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Internship with the University of Western Cape Legal Aid Clinic, Cape Town

A brief report from Beatriz Brown who completed a five week internship with the University of Western Cape in Cape Town with the help of funding from the Overseas Placement Fund.


South Africa’s Constitution is considered by many around the globe as the pinnacle of progressive constitutionalism for its focus on human dignity and security. Given my interest in public law, I looked forward to exploring public law practice along with my Inner Temple colleague Fatima Jichi. We spent our first days at the Western Cape Law Clinic shadowing students to understand the pro bono legal aid model employed. Realising our interest lay in constitutional litigation, Fatima and I began a podcast to introduce UK law students to topical South African legal debates. We asked questions of academics and practitioners on topics populating the newspapers, from land restitution to legal pluralism.

The breadth of scholarship and litigation experience we encountered was dazzling. We interviewed constitutional abolitionists, who saw post-apartheid legal compromise as a mistaken abandonment of African jurisprudence, to strategic litigators at Legal Resource Centre who advised us on selecting test cases to advance structural legal change. We were invited by the Law Reform Commission to consult on legal aid funding models, and attended dinners with academic barristers engaged in legal activism. We took part in lectures with South African magistrates keen to hear our proposals for bail reform, and attended a Community Court in a notoriously violent area dispensing ‘one day restorative justice’ in its attached community gardens. I attended a course at the University of Cape Town on Chinese Trade Law in Africa, benefitting from classmates from across the continent who provoked discussion on legal ethics and pragmatism.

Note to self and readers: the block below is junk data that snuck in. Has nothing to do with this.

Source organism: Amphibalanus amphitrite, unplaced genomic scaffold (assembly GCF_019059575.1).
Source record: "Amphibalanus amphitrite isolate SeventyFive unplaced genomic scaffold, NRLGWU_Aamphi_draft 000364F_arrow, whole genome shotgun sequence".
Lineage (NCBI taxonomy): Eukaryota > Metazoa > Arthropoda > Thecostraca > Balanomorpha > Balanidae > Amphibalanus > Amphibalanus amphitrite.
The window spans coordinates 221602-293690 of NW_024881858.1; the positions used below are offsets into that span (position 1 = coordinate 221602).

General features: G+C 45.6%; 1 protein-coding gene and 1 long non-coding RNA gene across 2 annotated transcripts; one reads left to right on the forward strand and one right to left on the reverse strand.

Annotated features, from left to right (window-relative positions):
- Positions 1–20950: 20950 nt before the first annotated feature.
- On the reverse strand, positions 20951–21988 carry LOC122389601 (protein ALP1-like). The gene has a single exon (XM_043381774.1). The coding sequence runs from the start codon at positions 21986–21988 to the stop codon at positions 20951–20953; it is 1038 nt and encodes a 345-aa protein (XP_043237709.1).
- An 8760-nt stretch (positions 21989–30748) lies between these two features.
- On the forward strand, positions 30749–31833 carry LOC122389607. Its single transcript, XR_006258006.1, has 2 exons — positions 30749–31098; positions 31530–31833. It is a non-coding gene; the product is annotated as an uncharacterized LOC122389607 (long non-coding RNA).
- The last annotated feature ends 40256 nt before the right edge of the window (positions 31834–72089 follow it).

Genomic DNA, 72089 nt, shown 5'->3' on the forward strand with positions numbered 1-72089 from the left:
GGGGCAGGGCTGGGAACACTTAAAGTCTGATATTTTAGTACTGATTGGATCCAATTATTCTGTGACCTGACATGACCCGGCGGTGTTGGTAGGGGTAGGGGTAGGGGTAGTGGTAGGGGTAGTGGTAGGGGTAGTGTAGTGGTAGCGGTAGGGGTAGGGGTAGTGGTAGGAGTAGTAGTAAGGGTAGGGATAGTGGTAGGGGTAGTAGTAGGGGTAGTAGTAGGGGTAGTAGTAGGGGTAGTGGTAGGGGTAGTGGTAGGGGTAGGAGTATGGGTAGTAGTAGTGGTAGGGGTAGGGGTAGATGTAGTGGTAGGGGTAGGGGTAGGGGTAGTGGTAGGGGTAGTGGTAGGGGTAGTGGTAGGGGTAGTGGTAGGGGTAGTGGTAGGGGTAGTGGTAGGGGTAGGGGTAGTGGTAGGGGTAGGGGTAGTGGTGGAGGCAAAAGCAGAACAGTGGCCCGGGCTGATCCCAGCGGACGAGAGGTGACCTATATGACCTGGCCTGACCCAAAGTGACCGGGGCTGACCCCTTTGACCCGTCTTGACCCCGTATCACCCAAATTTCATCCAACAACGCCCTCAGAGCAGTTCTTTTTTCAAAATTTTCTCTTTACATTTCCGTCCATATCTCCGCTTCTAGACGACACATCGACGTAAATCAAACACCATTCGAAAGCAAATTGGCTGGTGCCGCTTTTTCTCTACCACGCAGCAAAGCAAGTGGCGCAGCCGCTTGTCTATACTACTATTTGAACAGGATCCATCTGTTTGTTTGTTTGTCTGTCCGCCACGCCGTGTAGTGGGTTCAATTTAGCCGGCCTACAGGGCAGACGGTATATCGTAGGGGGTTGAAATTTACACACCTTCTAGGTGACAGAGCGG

Daily I stretched my legal imagination. I enriched my understanding of applied human rights law. Having worked for a decade in restorative justice, I was forced to interrogate what I knew of South African transitional justice. I developed advocacy skills through public speaking, commercial awareness and renewed commitment to my areas of intended practice: state and corporate accountability. Beyond law, I delighted in wine tours, contemporary art at the Constitutional Court, botanical gardens, and spirited political debate with new colleagues.

It was a privilege to learn from our South African Bar counterparts, who were generous with their time and open to our questions. I am grateful to Lincoln’s Inn for sponsoring my professional development. My belief in what advocacy can achieve was teased, remodeled and ultimately expanded.